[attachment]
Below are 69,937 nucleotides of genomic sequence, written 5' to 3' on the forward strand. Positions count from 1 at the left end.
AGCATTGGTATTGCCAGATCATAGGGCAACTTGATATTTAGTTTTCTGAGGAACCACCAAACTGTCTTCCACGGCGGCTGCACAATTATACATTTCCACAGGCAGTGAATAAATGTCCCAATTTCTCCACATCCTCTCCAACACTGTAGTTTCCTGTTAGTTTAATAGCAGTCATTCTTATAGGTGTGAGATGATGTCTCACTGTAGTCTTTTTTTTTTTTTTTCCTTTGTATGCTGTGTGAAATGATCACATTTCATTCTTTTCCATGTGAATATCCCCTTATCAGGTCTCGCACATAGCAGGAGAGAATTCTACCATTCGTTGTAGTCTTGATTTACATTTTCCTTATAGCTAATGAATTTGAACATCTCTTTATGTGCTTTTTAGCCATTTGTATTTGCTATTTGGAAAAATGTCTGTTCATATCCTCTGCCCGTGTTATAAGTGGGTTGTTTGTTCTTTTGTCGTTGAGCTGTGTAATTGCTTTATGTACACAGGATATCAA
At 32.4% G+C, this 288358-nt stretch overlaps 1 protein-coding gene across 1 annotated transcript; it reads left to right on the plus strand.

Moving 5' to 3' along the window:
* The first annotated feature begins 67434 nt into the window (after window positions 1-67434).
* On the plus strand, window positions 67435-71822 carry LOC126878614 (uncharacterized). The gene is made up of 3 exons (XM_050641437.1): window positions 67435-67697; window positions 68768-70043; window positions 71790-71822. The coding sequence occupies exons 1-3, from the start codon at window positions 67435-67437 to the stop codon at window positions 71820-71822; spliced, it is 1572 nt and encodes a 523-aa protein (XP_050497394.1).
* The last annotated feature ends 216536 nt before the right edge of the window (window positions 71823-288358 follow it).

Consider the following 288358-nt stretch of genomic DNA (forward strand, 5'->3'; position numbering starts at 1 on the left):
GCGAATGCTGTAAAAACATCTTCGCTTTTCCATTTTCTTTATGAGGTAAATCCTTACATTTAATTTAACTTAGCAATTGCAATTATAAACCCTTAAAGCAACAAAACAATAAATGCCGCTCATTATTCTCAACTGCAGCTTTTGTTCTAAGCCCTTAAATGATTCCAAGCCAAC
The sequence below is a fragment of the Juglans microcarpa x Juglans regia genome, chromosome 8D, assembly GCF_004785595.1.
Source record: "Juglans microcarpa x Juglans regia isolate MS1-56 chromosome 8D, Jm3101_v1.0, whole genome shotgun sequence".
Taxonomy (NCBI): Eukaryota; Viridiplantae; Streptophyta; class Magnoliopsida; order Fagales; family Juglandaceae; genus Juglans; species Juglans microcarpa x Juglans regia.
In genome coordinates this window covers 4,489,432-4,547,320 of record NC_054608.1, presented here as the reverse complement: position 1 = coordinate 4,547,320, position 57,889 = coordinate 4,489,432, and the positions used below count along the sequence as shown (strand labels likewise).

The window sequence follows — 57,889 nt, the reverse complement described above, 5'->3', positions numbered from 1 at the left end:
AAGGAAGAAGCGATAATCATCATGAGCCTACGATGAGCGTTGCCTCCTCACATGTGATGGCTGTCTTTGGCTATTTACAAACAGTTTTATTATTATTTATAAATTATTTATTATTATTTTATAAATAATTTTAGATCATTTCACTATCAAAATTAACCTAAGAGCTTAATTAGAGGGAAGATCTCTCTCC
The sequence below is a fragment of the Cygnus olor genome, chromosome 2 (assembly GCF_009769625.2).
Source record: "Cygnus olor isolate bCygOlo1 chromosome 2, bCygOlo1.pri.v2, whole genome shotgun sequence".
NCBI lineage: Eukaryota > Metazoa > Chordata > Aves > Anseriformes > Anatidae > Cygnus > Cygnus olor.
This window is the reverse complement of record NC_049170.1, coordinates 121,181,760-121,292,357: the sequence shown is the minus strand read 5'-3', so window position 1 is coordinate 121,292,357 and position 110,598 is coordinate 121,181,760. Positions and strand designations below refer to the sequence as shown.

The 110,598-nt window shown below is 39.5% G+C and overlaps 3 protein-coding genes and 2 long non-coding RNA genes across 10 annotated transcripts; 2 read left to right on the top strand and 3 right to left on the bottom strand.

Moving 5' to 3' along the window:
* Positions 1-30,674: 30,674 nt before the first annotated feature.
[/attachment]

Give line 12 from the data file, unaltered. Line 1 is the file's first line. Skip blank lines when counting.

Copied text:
Taxonomy (NCBI): Eukaryota; Viridiplantae; Streptophyta; class Magnoliopsida; order Fagales; family Juglandaceae; genus Juglans; species Juglans microcarpa x Juglans regia.